Those struggling in this business should look into third-party tools. According to this same study, the use of these tools and a developer’s success are very strongly correlated. Of course, creativity and hard work can trump any numbers or statistics, and we know we have an amazing developer community out there!

Android Wear to get API for making custom watch faces

Posted by wicked July - 18 - 2014 - Friday Comments Off

Despite having its official release and even official devices, Android Wear might still be a bit raw, untested in the wild at the very least. So it isn’t surprising to learn that not everything is set in stone yet, even when it comes to the tools that developers need. The Android Wear team has just revealed that they are working on API that will make it easy for developers to create their own custom watch faces.

Google might be a little too late to the party. Ever since the Android Wear smartwatches launched, Android Wear apps started raining down, including watch faces, just like the Star Trek and Matrix themed designs we saw earlier. That said, making said smartwatch faces isn’t exactly a walk in the park. It’s almost akin to making your own homescreen launcher, except you need to have more considerations to keep in mind due to the special way Android Wear functions, like its information stream, battery and mute notifications, and always-on ambient mode.

It is even harder when you consider that the current API available are marked as unofficial, unreleased, and are therefore subject to change. The Android Wear dev team, however, is already hard at work in polishing up the API for a final release. And the benefits might be well worth waiting for, as the API would bring features like support for multiple form factors (think, both square and round faces), lower battery consumption, and generally a more reliable way to make faces.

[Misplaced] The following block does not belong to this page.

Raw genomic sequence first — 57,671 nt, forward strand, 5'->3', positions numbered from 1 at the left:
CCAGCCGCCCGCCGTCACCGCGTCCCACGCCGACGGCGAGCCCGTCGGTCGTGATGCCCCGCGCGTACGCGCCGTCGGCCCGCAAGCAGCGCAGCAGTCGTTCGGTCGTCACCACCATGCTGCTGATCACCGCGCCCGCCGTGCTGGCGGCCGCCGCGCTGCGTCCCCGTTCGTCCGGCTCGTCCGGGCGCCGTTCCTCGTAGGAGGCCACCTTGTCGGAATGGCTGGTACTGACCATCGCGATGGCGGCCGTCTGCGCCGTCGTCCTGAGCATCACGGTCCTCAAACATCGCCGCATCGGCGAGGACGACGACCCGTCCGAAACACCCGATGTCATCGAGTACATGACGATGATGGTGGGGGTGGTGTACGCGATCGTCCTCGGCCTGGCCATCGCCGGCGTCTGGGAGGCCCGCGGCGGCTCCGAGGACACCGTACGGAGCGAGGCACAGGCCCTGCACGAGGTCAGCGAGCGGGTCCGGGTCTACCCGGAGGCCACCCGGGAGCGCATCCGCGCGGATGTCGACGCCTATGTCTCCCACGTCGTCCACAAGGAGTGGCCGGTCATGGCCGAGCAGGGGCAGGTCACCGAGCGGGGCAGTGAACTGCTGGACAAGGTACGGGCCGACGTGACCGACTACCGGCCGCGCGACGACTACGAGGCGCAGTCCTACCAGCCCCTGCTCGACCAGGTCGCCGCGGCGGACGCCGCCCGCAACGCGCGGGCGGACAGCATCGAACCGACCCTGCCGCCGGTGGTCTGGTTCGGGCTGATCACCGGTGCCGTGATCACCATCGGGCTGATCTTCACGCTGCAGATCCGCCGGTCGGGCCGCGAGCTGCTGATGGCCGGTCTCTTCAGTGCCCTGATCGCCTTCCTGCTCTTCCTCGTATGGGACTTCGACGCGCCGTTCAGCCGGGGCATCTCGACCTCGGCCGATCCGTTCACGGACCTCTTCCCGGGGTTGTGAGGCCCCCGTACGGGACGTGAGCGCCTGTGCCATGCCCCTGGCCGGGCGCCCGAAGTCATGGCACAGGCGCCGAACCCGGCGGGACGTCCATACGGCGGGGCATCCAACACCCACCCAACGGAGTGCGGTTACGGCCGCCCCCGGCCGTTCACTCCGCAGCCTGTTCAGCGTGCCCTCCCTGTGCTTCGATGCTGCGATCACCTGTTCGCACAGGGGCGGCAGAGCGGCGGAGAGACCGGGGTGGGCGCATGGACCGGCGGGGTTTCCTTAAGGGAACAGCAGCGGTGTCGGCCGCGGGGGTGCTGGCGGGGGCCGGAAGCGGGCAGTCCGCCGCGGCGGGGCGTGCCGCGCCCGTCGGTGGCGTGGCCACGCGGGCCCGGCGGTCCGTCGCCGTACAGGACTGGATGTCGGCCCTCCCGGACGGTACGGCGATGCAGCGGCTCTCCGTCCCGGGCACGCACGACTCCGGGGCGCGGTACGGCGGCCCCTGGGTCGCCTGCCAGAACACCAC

To that end, Google is exhorting developers and designers to hold off from publishing their fancy sci-fi or fantasy design on Google Play Store, the reason being that the final version of the API might be totally incompatible with the experimental ones everyone seems to be using right now. Unfortunately, they also note that some of the promises of the Watch Face API won’t be fulfilled until after Android Wear has been migrated to Android L, which means sometime later this year. Of course, that won’t probably stop any of the current and future watch faces from coming out, both on Google Play Store or from other sources, but hopefully their developers know what they will be in for once the final API comes out.

SOURCE: +Wayne Piekarski

Want to be an Android developer? Udacity’s got you covered

Posted by wicked July - 16 - 2014 - Wednesday Comments Off

I’ve you’ve been interested in making your own Android apps but fancied yourself more as a visual learner, then fret not. Udacity, who has been expanding its courses and presence on Android, is providing a free Android development track that will get you started in making that next big blockbuster app or, if you really must, the next Flappy Bird phenomenon.